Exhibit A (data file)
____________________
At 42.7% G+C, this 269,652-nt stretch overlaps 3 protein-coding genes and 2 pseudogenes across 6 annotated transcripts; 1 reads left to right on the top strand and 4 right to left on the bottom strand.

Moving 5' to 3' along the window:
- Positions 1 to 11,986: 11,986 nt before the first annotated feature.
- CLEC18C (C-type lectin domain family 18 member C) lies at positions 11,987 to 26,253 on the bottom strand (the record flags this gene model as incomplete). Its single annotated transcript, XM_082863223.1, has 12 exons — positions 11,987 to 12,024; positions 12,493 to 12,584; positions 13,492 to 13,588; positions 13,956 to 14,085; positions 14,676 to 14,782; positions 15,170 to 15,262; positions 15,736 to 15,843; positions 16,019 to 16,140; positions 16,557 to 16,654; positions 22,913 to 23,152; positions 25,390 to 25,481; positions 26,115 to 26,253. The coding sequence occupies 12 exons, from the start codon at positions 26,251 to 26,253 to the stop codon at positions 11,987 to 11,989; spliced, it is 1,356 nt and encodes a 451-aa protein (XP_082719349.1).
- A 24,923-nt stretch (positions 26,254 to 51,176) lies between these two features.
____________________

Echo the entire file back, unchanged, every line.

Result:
At 42.7% G+C, this 269,652-nt stretch overlaps 3 protein-coding genes and 2 pseudogenes across 6 annotated transcripts; 1 reads left to right on the top strand and 4 right to left on the bottom strand.

Moving 5' to 3' along the window:
- Positions 1 to 11,986: 11,986 nt before the first annotated feature.
- CLEC18C (C-type lectin domain family 18 member C) lies at positions 11,987 to 26,253 on the bottom strand (the record flags this gene model as incomplete). Its single annotated transcript, XM_082863223.1, has 12 exons — positions 11,987 to 12,024; positions 12,493 to 12,584; positions 13,492 to 13,588; positions 13,956 to 14,085; positions 14,676 to 14,782; positions 15,170 to 15,262; positions 15,736 to 15,843; positions 16,019 to 16,140; positions 16,557 to 16,654; positions 22,913 to 23,152; positions 25,390 to 25,481; positions 26,115 to 26,253. The coding sequence occupies 12 exons, from the start codon at positions 26,251 to 26,253 to the stop codon at positions 11,987 to 11,989; spliced, it is 1,356 nt and encodes a 451-aa protein (XP_082719349.1).
- A 24,923-nt stretch (positions 26,254 to 51,176) lies between these two features.